In his text, Thucydides makes clear where he feels blame lies for Athens’ descent into chaos. When public office stipulated strict qualifications, prior to the rise of Pericles; when office holders held one another in check; and when citizens held office holders in check with the threat of ostracism, there was less risk that equally qualified, equally powerful office holders could “pull a fast one” over on their peers. Cynically, Pericles eliminated all qualifications for office holding, inviting anyone and everyone to hold office. So long as he believe he could manipulate their decisions and thereby determine policy outcomes in his favor, it hardly mattered what their qualifications were. The trick worked. Pericles became immensely popular precisely among those whom he manipulated.

But his success was ephemeral since government by deceit and manipulation rewards precisely those qualities through which corruption spreads and empires fall. When Philip of Macedon grew weary of the civil wars to his south, he found it relatively easy to conquer this corrupt and corrupting so-called “civilization” of Athens.

Athens’ loss was Aristotle’s gain. Where once he was forbidden to establish a school — he was, after all, a Macedonian — he suddenly saw doors open. His instructor, Plato, had believed that statecraft could be saved only by the secret collaboration of those who were wise, who knew themselves to be wise, and who also accepted the corruptibility and corruption of those in power. The “guardians” would govern secretly “behind the scenes,” manipulating governors and governed alike “for their own good.”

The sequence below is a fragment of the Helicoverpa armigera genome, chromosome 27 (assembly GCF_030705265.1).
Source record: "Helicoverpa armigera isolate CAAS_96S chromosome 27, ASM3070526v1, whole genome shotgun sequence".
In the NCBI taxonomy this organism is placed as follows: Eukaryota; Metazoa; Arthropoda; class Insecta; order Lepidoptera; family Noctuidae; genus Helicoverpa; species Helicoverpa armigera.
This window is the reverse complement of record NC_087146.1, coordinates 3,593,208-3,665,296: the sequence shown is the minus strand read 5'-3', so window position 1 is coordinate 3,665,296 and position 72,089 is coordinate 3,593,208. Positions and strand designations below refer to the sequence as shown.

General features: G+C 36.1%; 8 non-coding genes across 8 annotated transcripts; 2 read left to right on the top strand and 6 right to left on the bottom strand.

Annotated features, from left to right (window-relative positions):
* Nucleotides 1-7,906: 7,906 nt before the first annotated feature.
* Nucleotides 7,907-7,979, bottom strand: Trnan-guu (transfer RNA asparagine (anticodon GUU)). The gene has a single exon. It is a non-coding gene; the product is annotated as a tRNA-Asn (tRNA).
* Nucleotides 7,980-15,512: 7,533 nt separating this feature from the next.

Aristotle disagreed. Virtuous institutions are inseparable from virtuous citizens. Republics needed therefore to focus all of their resources on cultivating and preserving the conditions that make for virtuous citizens. Corruption and deceit by rulers cannot be undone by philosopher kings whose equally deceitful (if less corrupt) methods differed little from those in power. For such deceit, in Aristotle’s view, leads to precisely the conditions observed by Professor Starbird: “the menace of unreality — which is that nobody believes anything anymore.” So, what did Aristotle recommend?

Many commentators on the current crisis over “fake news” (mistakenly in my view) focus on the news itself instead of on the conditions that enable us to make reasonably good sense out of the barrage of information that comes our way. To be sure, just as there is value in professional standards for doctors, psychiatrists, engineers, architects, and pharmacists, so there is value in professional standards for journalists and information. But, unless we expect information consumers to vet every piece of information that comes their way, we must leave the ultimate vetting to the good, albeit rough, “common sense” of those who consume news. This is because, as Professor Starbird’s research suggests, our brains are hardwired to make sense out of all of these pieces of news that come our way, often not knowing that they come from the same compromised source. You don’t know what you don’t know.